This is actually an image of the normal, everyday, run-of-the-mill Mandelbrot set that I first introduced last year. However, there is one small alteration. Before applying the iteration function, each point on the plane is mapped to its inverse. For instance, the point \(0.5+0.5i\) is mapped to \(1.0-1.0i\). Note that
\((0.5+0.5i)(1.0-1.0i) = 0.5 – 0.5i + 0.5i – 0.5i^2 = 1,\)
hence the two points are inverses, as they multiply to 1.
This process of mapping points to their inverses has the effect of (more or less) turning the Mandelbrot set “inside-out.” Now the large whitish region that surrounds the image is made up of points in the Mandelbrot set, while the more colorful regions are actually outside of the set. What this means is that we should still be able to find some of the regions of interest which have been identified in previous posts.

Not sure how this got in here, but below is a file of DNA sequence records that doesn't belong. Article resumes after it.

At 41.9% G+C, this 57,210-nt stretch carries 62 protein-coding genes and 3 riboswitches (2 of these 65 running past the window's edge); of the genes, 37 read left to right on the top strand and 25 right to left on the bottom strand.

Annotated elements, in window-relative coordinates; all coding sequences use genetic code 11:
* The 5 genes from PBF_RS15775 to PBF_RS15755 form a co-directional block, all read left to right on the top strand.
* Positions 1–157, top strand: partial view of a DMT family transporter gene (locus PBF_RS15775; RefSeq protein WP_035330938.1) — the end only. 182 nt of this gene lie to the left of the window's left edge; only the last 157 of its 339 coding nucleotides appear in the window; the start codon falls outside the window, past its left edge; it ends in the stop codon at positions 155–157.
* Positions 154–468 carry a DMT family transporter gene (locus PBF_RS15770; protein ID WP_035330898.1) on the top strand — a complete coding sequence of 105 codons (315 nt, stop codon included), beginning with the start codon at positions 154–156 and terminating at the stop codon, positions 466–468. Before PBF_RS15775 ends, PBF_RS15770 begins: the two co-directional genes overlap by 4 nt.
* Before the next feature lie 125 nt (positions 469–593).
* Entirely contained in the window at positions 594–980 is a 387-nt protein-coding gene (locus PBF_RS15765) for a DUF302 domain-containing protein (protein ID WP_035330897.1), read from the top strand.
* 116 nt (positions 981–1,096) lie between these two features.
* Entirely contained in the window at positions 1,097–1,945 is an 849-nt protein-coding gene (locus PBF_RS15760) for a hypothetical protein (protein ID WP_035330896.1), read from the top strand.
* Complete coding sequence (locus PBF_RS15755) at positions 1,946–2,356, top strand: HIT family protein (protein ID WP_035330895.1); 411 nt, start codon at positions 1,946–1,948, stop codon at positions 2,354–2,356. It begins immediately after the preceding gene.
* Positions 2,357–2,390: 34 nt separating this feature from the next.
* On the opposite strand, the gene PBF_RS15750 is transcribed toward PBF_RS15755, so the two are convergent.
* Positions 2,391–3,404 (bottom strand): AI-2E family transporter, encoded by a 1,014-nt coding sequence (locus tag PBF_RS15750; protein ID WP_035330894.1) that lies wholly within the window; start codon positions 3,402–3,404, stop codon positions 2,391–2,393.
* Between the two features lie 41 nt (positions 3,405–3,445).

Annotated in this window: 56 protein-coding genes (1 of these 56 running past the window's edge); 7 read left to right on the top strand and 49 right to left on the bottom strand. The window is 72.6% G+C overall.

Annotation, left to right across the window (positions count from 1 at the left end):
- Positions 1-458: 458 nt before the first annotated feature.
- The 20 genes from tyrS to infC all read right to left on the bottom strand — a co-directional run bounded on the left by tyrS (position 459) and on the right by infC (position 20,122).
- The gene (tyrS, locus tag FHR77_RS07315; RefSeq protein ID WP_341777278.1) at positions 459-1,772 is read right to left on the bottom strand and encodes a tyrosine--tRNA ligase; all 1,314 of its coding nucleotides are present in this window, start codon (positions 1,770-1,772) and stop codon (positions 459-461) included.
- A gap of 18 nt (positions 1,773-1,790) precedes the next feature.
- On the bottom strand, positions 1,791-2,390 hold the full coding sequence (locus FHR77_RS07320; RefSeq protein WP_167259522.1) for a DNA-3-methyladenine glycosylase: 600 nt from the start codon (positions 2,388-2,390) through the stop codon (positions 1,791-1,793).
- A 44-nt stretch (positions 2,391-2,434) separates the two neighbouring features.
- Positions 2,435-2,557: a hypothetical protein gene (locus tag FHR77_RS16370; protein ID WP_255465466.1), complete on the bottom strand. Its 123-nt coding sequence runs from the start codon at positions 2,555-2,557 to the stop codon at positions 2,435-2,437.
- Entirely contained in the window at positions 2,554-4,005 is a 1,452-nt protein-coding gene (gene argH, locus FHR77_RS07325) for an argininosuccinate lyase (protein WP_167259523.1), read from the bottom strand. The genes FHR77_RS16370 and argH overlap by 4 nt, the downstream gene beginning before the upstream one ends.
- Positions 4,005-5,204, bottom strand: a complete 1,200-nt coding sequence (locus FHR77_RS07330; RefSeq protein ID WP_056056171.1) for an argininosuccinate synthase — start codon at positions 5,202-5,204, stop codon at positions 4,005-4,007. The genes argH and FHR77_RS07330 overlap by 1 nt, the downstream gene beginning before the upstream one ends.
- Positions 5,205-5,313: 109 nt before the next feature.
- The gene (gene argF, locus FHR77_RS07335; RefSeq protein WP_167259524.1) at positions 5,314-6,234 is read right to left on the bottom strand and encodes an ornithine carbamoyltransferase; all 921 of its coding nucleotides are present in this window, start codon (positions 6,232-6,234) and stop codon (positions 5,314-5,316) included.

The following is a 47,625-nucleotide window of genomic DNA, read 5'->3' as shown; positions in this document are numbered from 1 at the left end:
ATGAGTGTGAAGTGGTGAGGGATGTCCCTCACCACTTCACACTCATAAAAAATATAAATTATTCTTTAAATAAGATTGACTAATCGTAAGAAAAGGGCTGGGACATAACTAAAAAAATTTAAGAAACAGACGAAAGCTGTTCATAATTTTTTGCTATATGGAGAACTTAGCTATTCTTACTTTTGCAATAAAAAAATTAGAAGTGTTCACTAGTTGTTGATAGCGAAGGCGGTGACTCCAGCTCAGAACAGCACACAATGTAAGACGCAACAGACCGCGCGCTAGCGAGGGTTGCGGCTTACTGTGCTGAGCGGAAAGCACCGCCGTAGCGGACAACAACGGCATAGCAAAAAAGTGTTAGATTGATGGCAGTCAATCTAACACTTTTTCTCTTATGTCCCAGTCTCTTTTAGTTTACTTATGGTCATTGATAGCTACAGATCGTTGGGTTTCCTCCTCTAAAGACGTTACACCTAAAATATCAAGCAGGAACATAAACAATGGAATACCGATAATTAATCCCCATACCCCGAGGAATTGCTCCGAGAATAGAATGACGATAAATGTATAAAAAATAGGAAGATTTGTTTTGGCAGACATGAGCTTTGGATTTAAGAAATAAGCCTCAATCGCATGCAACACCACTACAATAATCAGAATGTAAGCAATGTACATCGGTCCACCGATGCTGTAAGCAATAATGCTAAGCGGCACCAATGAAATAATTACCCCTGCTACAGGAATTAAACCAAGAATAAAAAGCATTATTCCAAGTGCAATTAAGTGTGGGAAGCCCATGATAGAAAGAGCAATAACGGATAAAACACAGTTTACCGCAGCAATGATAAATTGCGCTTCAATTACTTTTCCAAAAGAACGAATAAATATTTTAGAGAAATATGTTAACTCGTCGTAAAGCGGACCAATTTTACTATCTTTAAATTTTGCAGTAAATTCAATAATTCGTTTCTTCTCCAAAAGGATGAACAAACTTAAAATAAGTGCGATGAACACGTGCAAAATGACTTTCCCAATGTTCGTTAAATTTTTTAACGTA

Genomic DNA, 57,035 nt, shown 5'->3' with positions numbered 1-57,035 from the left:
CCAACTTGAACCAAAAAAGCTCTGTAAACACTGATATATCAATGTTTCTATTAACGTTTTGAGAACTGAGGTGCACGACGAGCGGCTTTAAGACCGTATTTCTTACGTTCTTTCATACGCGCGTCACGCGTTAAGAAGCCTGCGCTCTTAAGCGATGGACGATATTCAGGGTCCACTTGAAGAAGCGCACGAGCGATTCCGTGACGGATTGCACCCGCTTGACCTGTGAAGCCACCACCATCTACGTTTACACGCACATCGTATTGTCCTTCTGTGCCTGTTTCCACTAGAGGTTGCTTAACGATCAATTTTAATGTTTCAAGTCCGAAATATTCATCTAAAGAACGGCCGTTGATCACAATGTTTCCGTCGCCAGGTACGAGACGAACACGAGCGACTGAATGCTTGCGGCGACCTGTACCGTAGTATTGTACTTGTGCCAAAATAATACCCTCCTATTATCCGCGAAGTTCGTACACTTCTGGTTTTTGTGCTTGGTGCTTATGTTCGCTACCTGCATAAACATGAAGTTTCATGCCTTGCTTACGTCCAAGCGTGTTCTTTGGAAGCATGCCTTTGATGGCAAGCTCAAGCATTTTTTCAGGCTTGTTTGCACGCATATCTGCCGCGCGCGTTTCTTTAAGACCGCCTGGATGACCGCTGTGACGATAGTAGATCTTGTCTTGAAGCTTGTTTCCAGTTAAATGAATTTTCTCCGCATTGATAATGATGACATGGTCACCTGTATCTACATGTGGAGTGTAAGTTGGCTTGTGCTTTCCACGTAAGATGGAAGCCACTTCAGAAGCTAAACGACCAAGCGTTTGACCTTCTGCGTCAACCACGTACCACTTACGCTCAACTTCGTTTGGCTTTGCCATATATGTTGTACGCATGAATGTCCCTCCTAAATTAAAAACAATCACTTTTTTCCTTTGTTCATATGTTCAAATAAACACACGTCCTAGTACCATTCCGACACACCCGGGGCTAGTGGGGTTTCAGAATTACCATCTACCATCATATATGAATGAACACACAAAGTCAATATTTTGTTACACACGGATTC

For instance, this image contains a seahorse valley. If you look very carefully at the leftmost portion of the larger image (linked above—approx. 11.7 MB), you should be able to spot it. The seahorses are lined up on the left side of the valley. On the other end of the image, trailing off to point, there is a parade of elephants. Other recognizable features may present themselves, though the resolution of the image and the number of iterations may limit our ability to actually spot them.